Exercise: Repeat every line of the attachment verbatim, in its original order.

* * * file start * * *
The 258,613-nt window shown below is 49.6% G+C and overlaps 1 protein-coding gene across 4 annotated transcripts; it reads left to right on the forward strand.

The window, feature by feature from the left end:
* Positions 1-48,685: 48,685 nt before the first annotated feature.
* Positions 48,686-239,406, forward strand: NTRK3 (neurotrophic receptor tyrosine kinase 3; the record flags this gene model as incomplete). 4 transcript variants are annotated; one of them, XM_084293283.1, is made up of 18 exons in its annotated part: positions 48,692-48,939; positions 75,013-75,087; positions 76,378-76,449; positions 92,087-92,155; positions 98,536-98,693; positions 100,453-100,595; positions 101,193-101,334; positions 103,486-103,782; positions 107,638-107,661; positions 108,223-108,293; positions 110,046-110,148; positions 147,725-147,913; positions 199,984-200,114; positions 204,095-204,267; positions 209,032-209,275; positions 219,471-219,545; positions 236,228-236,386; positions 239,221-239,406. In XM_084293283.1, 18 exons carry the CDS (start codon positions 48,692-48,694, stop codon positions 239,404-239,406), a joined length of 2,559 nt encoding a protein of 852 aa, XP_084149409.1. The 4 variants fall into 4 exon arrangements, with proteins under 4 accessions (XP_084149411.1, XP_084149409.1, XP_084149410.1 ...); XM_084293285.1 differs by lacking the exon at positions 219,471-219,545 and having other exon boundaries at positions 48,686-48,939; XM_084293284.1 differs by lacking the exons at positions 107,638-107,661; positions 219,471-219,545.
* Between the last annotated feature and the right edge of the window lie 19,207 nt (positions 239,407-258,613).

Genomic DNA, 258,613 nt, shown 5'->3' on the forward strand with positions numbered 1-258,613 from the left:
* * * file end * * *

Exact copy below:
The 258,613-nt window shown below is 49.6% G+C and overlaps 1 protein-coding gene across 4 annotated transcripts; it reads left to right on the forward strand.

The window, feature by feature from the left end:
* Positions 1-48,685: 48,685 nt before the first annotated feature.
* Positions 48,686-239,406, forward strand: NTRK3 (neurotrophic receptor tyrosine kinase 3; the record flags this gene model as incomplete). 4 transcript variants are annotated; one of them, XM_084293283.1, is made up of 18 exons in its annotated part: positions 48,692-48,939; positions 75,013-75,087; positions 76,378-76,449; positions 92,087-92,155; positions 98,536-98,693; positions 100,453-100,595; positions 101,193-101,334; positions 103,486-103,782; positions 107,638-107,661; positions 108,223-108,293; positions 110,046-110,148; positions 147,725-147,913; positions 199,984-200,114; positions 204,095-204,267; positions 209,032-209,275; positions 219,471-219,545; positions 236,228-236,386; positions 239,221-239,406. In XM_084293283.1, 18 exons carry the CDS (start codon positions 48,692-48,694, stop codon positions 239,404-239,406), a joined length of 2,559 nt encoding a protein of 852 aa, XP_084149409.1. The 4 variants fall into 4 exon arrangements, with proteins under 4 accessions (XP_084149411.1, XP_084149409.1, XP_084149410.1 ...); XM_084293285.1 differs by lacking the exon at positions 219,471-219,545 and having other exon boundaries at positions 48,686-48,939; XM_084293284.1 differs by lacking the exons at positions 107,638-107,661; positions 219,471-219,545.
* Between the last annotated feature and the right edge of the window lie 19,207 nt (positions 239,407-258,613).

Genomic DNA, 258,613 nt, shown 5'->3' on the forward strand with positions numbered 1-258,613 from the left: